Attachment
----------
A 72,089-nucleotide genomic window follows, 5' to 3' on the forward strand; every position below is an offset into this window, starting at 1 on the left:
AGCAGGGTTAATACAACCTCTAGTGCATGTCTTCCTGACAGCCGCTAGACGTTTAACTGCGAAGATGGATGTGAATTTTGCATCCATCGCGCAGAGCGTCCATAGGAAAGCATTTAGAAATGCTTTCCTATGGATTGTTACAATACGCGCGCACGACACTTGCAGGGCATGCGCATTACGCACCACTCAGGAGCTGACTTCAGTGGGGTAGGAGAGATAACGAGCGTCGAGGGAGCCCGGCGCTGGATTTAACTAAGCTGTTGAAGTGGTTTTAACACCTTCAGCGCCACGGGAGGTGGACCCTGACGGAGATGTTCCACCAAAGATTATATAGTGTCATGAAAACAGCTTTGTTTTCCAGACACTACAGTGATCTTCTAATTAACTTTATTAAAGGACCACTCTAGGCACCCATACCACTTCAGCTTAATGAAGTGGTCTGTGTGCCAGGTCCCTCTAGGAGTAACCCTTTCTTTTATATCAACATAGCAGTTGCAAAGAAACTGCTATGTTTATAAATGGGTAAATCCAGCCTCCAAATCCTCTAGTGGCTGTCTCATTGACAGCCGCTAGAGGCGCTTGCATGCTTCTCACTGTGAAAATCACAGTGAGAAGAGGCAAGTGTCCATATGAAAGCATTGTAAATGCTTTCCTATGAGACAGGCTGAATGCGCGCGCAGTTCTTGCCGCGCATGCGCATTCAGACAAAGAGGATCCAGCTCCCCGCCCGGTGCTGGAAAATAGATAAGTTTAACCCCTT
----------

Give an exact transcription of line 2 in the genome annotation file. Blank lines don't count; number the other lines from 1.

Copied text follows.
AGCAGGGTTAATACAACCTCTAGTGCATGTCTTCCTGACAGCCGCTAGACGTTTAACTGCGAAGATGGATGTGAATTTTGCATCCATCGCGCAGAGCGTCCATAGGAAAGCATTTAGAAATGCTTTCCTATGGATTGTTACAATACGCGCGCACGACACTTGCAGGGCATGCGCATTACGCACCACTCAGGAGCTGACTTCAGTGGGGTAGGAGAGATAACGAGCGTCGAGGGAGCCCGGCGCTGGATTTAACTAAGCTGTTGAAGTGGTTTTAACACCTTCAGCGCCACGGGAGGTGGACCCTGACGGAGATGTTCCACCAAAGATTATATAGTGTCATGAAAACAGCTTTGTTTTCCAGACACTACAGTGATCTTCTAATTAACTTTATTAAAGGACCACTCTAGGCACCCATACCACTTCAGCTTAATGAAGTGGTCTGTGTGCCAGGTCCCTCTAGGAGTAACCCTTTCTTTTATATCAACATAGCAGTTGCAAAGAAACTGCTATGTTTATAAATGGGTAAATCCAGCCTCCAAATCCTCTAGTGGCTGTCTCATTGACAGCCGCTAGAGGCGCTTGCATGCTTCTCACTGTGAAAATCACAGTGAGAAGAGGCAAGTGTCCATATGAAAGCATTGTAAATGCTTTCCTATGAGACAGGCTGAATGCGCGCGCAGTTCTTGCCGCGCATGCGCATTCAGACAAAGAGGATCCAGCTCCCCGCCCGGTGCTGGAAAATAGATAAGTTTAACCCCTT